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Photo © Keith Williams
Photo © Brian Mealey

The Sweet Life of Barn Owls

Down in the sugarcane fields of the Everglades Agricultural Area (EAA), Barn Owls are just beginning their fall nesting attempts. Here, Barn Owl densities are among the highest in the world, and a thriving nest box program is partially responsible for this success. We asked Dr. Richard Raid of the Everglades Research and Education Center, University of Florida (Belle Glade), just what makes life so sweet for Barn Owls in the EAA. According to Dr. Raid, during most of the year rodents that live in the sugarcane fields provide the owls with an almost unlimited source of food. These rodents can cause massive damage to crops, so the owls help growers by removing some of these pests. The owls can raise two broods per year, corresponding with the cycles of sugarcane harvest. With the owls’ unusually large brood size of 4-8 chicks per nesting attempt, and each chick capable of eating one and a half times its weight in prey per day, it’s easy to see why growers might be sweet on these handsome owls.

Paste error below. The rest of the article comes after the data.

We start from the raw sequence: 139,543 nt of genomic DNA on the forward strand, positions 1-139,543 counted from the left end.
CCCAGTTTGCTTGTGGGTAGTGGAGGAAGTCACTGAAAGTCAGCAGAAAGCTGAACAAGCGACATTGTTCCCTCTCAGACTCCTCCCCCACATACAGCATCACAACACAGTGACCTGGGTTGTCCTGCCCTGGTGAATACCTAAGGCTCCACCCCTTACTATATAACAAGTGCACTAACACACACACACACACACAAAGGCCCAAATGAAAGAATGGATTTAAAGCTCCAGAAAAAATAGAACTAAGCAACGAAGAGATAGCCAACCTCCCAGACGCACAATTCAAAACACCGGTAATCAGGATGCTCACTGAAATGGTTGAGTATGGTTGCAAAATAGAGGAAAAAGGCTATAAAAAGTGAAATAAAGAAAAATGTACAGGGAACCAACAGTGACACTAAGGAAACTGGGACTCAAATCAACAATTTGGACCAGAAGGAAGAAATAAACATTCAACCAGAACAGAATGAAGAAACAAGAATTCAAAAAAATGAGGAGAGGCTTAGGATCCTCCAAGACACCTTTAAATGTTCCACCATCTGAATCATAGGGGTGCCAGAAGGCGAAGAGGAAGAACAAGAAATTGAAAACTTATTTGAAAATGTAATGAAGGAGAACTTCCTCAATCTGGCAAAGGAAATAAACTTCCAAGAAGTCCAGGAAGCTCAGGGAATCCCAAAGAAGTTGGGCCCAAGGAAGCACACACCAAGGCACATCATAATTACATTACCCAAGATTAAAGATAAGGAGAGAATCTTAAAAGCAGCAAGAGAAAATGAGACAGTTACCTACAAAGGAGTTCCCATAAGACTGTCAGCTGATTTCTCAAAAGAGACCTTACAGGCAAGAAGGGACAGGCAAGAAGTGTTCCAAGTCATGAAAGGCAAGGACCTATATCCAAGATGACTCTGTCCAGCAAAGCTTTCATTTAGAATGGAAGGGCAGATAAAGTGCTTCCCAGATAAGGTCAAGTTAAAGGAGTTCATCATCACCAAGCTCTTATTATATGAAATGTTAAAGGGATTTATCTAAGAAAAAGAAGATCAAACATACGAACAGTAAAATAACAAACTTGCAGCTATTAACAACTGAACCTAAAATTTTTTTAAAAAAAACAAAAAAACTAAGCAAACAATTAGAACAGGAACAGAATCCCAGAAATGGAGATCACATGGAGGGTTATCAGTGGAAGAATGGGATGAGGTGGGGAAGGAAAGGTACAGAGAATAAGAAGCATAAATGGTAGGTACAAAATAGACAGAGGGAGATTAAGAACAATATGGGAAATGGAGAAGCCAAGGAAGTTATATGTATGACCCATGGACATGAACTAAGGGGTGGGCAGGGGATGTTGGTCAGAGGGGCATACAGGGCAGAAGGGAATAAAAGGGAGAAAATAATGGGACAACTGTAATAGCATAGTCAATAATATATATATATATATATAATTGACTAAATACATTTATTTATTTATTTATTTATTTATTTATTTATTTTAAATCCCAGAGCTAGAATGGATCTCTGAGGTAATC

If you would like to encourage Barn Owls to nest in your area, Dr. Raid offers some suggestions. First, start by putting up a Barn Owl nesting box in appropriate open habitat (i.e., sparse trees, low vegetation). You can mount it in a barn or silo, ideally in a structure with at least two exit routes. You can also mount it on an 8-10′ free-standing pole, preferably facing north to reduce the amount of daylight in the box. To sweeten the deal, add a predator guard to the pole. Nest boxes will be colonized more rapidly if placed in areas with existing owl populations, so if you don’t live in a rural area, talk to a local farmer or rancher about maintaining a box on their land. Finally, prevent bees and wasps from colonizing the box by applying a thin layer of bar soap on the inside surface of the roof. You can help us track the nesting success of Barn Owls by registering your boxes and monitoring nests with NestWatch.

Cornell Lab of Ornithology

Cornell Lab of Ornithology